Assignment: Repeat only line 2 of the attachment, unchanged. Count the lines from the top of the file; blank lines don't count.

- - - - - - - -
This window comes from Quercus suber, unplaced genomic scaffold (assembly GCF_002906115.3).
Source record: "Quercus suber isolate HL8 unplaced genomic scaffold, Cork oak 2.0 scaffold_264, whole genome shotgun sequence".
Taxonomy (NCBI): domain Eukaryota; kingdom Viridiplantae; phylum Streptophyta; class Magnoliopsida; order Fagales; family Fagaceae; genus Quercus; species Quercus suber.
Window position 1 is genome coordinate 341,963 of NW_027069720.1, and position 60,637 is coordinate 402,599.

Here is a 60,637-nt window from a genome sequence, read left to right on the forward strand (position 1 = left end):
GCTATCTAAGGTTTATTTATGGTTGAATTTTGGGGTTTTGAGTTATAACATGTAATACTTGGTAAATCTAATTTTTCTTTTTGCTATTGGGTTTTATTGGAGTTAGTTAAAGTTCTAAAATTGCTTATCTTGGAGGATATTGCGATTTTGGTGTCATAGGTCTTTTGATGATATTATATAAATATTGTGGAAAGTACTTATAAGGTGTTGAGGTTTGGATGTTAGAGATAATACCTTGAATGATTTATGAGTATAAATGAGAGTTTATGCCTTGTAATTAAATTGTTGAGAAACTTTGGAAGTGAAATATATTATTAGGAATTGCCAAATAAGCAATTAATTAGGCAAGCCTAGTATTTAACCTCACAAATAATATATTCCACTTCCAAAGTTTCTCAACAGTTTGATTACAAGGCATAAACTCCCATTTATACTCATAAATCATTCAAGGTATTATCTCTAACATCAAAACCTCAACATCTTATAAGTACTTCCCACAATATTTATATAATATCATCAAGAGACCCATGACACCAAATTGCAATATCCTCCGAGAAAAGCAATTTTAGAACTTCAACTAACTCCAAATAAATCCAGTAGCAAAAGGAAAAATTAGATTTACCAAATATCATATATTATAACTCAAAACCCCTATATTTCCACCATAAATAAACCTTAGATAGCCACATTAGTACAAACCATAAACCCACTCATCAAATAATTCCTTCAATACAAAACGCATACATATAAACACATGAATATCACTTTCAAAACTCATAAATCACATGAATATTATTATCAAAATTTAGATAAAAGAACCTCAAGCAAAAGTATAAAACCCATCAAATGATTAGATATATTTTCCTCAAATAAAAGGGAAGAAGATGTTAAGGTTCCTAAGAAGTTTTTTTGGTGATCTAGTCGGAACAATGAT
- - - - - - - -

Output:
Source record: "Quercus suber isolate HL8 unplaced genomic scaffold, Cork oak 2.0 scaffold_264, whole genome shotgun sequence".